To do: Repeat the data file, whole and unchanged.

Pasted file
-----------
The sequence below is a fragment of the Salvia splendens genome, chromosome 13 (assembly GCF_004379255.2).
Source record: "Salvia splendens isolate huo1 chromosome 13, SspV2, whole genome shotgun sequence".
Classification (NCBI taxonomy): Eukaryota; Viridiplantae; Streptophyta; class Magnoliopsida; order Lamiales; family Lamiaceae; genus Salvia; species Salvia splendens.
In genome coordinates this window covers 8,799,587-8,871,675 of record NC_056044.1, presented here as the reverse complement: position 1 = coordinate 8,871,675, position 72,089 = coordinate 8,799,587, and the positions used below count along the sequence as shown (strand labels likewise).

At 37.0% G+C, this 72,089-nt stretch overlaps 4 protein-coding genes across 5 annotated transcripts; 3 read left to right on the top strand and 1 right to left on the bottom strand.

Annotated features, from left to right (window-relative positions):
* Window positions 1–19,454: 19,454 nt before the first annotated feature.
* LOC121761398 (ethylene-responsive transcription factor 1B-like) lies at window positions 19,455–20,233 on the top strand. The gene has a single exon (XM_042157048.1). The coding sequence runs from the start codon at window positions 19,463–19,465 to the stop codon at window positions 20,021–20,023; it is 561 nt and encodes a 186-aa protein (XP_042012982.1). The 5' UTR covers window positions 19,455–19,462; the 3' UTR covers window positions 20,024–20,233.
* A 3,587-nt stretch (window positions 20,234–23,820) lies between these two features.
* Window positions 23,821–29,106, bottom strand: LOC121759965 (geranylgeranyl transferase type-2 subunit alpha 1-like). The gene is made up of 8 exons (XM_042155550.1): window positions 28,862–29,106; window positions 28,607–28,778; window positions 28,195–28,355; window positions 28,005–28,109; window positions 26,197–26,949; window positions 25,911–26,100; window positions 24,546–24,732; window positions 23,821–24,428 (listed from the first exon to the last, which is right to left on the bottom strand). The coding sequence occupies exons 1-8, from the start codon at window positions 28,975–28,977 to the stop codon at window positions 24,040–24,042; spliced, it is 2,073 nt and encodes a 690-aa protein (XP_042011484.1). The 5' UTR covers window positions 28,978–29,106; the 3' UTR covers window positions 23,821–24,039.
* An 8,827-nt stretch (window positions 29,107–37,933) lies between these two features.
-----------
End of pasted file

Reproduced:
The sequence below is a fragment of the Salvia splendens genome, chromosome 13 (assembly GCF_004379255.2).
Source record: "Salvia splendens isolate huo1 chromosome 13, SspV2, whole genome shotgun sequence".
Classification (NCBI taxonomy): Eukaryota; Viridiplantae; Streptophyta; class Magnoliopsida; order Lamiales; family Lamiaceae; genus Salvia; species Salvia splendens.
In genome coordinates this window covers 8,799,587-8,871,675 of record NC_056044.1, presented here as the reverse complement: position 1 = coordinate 8,871,675, position 72,089 = coordinate 8,799,587, and the positions used below count along the sequence as shown (strand labels likewise).

At 37.0% G+C, this 72,089-nt stretch overlaps 4 protein-coding genes across 5 annotated transcripts; 3 read left to right on the top strand and 1 right to left on the bottom strand.

Annotated features, from left to right (window-relative positions):
* Window positions 1–19,454: 19,454 nt before the first annotated feature.
* LOC121761398 (ethylene-responsive transcription factor 1B-like) lies at window positions 19,455–20,233 on the top strand. The gene has a single exon (XM_042157048.1). The coding sequence runs from the start codon at window positions 19,463–19,465 to the stop codon at window positions 20,021–20,023; it is 561 nt and encodes a 186-aa protein (XP_042012982.1). The 5' UTR covers window positions 19,455–19,462; the 3' UTR covers window positions 20,024–20,233.
* A 3,587-nt stretch (window positions 20,234–23,820) lies between these two features.
* Window positions 23,821–29,106, bottom strand: LOC121759965 (geranylgeranyl transferase type-2 subunit alpha 1-like). The gene is made up of 8 exons (XM_042155550.1): window positions 28,862–29,106; window positions 28,607–28,778; window positions 28,195–28,355; window positions 28,005–28,109; window positions 26,197–26,949; window positions 25,911–26,100; window positions 24,546–24,732; window positions 23,821–24,428 (listed from the first exon to the last, which is right to left on the bottom strand). The coding sequence occupies exons 1-8, from the start codon at window positions 28,975–28,977 to the stop codon at window positions 24,040–24,042; spliced, it is 2,073 nt and encodes a 690-aa protein (XP_042011484.1). The 5' UTR covers window positions 28,978–29,106; the 3' UTR covers window positions 23,821–24,039.
* An 8,827-nt stretch (window positions 29,107–37,933) lies between these two features.